In order to keep blood sugar levels within a normal range, the body needs insulin. Insulin is a hormone that takes blood sugar and delivers it to the body’s cells.

What does it feel like to have high blood sugar levels?

[Blood sugar monitor]
In type 2 diabetes, the body can produce insulin but unable to use it properly.

Blood sugar is fuel for the body’s organs and functions. But having high blood sugar doesn’t provide a boost in energy. In fact, it’s often the opposite.

Because the body’s cells can’t access the blood sugar for energy, a person may feel tiredness, hunger, or exhaustion frequently.

In addition, high sugar in the blood goes into the kidneys and urine, which attracts more water, causing frequent urination. This can also lead to increased thirst, despite drinking enough liquids.

High blood sugar can cause sudden or unexplained weight loss. This occurs because the body’s cells aren’t getting the glucose they need, so the body burns muscle and fat for energy instead.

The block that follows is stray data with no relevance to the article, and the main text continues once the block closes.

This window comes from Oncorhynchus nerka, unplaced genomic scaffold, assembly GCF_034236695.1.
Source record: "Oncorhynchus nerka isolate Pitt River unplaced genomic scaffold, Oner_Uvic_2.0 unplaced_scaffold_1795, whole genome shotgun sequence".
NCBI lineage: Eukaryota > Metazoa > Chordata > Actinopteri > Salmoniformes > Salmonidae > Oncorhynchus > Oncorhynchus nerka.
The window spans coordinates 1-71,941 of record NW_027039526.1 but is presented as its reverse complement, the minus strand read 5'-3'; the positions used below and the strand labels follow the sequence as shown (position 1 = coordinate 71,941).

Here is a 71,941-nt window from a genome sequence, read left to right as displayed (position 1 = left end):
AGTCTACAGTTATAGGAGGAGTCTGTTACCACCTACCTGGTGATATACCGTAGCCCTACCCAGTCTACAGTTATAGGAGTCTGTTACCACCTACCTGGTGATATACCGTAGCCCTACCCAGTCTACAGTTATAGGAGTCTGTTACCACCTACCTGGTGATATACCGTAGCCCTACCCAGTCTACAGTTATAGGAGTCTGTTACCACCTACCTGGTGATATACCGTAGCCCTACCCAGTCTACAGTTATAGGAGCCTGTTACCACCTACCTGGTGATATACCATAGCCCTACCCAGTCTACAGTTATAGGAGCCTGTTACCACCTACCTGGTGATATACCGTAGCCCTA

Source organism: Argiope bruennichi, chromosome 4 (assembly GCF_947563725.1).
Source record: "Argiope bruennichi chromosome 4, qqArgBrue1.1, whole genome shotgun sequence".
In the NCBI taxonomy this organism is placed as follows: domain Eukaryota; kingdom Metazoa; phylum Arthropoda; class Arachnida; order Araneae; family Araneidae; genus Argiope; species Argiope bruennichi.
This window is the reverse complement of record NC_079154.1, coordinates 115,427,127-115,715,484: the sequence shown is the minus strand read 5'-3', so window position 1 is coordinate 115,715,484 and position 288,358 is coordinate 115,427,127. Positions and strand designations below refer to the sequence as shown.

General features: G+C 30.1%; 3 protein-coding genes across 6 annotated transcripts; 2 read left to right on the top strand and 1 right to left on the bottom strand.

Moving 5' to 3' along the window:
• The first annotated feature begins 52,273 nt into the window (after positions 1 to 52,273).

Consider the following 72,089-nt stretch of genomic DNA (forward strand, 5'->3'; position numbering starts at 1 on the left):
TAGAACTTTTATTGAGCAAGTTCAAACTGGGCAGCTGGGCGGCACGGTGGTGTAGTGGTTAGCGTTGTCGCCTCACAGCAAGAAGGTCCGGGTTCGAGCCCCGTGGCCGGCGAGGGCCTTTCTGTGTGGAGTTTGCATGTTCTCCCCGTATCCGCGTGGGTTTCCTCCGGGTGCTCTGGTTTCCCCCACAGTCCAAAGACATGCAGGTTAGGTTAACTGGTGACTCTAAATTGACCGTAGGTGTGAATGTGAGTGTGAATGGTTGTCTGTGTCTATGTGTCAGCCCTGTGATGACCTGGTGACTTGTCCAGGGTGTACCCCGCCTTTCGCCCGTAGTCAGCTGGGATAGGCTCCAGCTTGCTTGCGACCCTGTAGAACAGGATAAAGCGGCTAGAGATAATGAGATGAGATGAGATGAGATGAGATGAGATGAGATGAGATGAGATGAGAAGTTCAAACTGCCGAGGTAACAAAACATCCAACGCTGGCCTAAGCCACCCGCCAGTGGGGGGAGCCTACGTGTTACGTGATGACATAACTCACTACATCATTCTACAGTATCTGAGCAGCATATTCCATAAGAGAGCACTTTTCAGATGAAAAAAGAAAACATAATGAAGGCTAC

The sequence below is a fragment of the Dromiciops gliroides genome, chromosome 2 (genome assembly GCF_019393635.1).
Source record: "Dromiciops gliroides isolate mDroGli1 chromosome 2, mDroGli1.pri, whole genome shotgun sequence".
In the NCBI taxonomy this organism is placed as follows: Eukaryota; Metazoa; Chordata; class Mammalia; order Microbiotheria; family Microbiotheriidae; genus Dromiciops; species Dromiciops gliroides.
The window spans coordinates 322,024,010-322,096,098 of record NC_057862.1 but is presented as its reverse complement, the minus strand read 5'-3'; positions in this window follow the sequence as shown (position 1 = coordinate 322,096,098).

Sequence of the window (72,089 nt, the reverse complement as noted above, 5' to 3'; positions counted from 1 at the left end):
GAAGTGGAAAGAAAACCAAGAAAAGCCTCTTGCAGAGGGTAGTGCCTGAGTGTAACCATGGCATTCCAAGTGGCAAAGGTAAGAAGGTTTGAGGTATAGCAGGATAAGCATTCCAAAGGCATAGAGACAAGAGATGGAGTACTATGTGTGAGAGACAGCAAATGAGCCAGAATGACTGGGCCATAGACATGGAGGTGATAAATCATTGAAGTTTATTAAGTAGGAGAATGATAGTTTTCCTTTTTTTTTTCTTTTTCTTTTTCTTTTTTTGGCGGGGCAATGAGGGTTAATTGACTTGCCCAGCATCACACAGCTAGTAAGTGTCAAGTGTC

High blood sugar can also cause numbness, burning, or tingling in the hands, legs, and feet. This is caused by diabetic neuropathy, a complication of diabetes that often occurs after many years of high blood sugar levels.

What does high blood sugar mean for the rest of the body?

Over time, the body’s organs and systems can be harmed by high blood sugar. Blood vessels become damaged, and this can lead to complications, including:

  • Heart attack or stroke
  • Damage to the eye and loss of vision
  • Kidney disease or failure
  • Nerve problems in the skin, especially the feet, leading to sores, infections, and wound healing problems

Causes of high blood sugar